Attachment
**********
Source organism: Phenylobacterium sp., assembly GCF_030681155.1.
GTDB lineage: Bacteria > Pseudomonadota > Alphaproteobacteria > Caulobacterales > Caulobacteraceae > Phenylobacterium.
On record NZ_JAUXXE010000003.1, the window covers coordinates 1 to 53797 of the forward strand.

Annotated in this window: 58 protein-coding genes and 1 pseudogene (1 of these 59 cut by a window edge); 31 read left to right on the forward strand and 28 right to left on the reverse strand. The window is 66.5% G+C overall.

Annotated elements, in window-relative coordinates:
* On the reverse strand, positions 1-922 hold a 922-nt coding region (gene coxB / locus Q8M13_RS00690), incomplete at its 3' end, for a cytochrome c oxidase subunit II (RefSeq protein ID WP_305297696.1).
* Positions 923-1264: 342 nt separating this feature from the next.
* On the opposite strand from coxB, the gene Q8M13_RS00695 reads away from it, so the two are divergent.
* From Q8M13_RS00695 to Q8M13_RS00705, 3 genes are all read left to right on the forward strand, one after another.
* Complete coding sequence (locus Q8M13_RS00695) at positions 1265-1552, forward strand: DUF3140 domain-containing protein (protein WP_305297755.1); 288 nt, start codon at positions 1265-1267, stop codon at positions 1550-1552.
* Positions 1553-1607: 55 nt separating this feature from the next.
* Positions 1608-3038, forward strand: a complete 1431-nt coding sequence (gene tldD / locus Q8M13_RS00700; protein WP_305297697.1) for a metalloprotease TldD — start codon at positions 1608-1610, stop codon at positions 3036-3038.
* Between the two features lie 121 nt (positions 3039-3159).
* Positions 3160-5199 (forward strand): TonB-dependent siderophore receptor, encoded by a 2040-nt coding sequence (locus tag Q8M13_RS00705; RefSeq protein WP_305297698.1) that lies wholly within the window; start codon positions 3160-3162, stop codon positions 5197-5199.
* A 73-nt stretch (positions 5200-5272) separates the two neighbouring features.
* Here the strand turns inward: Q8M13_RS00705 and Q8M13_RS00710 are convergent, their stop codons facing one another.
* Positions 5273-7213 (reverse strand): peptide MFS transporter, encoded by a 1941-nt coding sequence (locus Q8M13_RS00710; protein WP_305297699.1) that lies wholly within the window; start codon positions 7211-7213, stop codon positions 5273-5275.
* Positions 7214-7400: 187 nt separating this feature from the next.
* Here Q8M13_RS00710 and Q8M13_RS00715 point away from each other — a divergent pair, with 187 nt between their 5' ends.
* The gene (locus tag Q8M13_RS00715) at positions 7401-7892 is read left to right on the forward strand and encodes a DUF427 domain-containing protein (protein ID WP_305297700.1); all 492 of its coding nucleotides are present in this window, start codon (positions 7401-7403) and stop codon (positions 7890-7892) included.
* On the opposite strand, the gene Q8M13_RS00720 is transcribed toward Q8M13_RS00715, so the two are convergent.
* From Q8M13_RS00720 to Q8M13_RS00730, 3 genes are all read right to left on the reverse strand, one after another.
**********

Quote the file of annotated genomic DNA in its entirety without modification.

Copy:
Source organism: Phenylobacterium sp., assembly GCF_030681155.1.
GTDB lineage: Bacteria > Pseudomonadota > Alphaproteobacteria > Caulobacterales > Caulobacteraceae > Phenylobacterium.
On record NZ_JAUXXE010000003.1, the window covers coordinates 1 to 53797 of the forward strand.

Annotated in this window: 58 protein-coding genes and 1 pseudogene (1 of these 59 cut by a window edge); 31 read left to right on the forward strand and 28 right to left on the reverse strand. The window is 66.5% G+C overall.

Annotated elements, in window-relative coordinates:
* On the reverse strand, positions 1-922 hold a 922-nt coding region (gene coxB / locus Q8M13_RS00690), incomplete at its 3' end, for a cytochrome c oxidase subunit II (RefSeq protein ID WP_305297696.1).
* Positions 923-1264: 342 nt separating this feature from the next.
* On the opposite strand from coxB, the gene Q8M13_RS00695 reads away from it, so the two are divergent.
* From Q8M13_RS00695 to Q8M13_RS00705, 3 genes are all read left to right on the forward strand, one after another.
* Complete coding sequence (locus Q8M13_RS00695) at positions 1265-1552, forward strand: DUF3140 domain-containing protein (protein WP_305297755.1); 288 nt, start codon at positions 1265-1267, stop codon at positions 1550-1552.
* Positions 1553-1607: 55 nt separating this feature from the next.
* Positions 1608-3038, forward strand: a complete 1431-nt coding sequence (gene tldD / locus Q8M13_RS00700; protein WP_305297697.1) for a metalloprotease TldD — start codon at positions 1608-1610, stop codon at positions 3036-3038.
* Between the two features lie 121 nt (positions 3039-3159).
* Positions 3160-5199 (forward strand): TonB-dependent siderophore receptor, encoded by a 2040-nt coding sequence (locus tag Q8M13_RS00705; RefSeq protein WP_305297698.1) that lies wholly within the window; start codon positions 3160-3162, stop codon positions 5197-5199.
* A 73-nt stretch (positions 5200-5272) separates the two neighbouring features.
* Here the strand turns inward: Q8M13_RS00705 and Q8M13_RS00710 are convergent, their stop codons facing one another.
* Positions 5273-7213 (reverse strand): peptide MFS transporter, encoded by a 1941-nt coding sequence (locus Q8M13_RS00710; protein WP_305297699.1) that lies wholly within the window; start codon positions 7211-7213, stop codon positions 5273-5275.
* Positions 7214-7400: 187 nt separating this feature from the next.
* Here Q8M13_RS00710 and Q8M13_RS00715 point away from each other — a divergent pair, with 187 nt between their 5' ends.
* The gene (locus tag Q8M13_RS00715) at positions 7401-7892 is read left to right on the forward strand and encodes a DUF427 domain-containing protein (protein ID WP_305297700.1); all 492 of its coding nucleotides are present in this window, start codon (positions 7401-7403) and stop codon (positions 7890-7892) included.
* On the opposite strand, the gene Q8M13_RS00720 is transcribed toward Q8M13_RS00715, so the two are convergent.
* From Q8M13_RS00720 to Q8M13_RS00730, 3 genes are all read right to left on the reverse strand, one after another.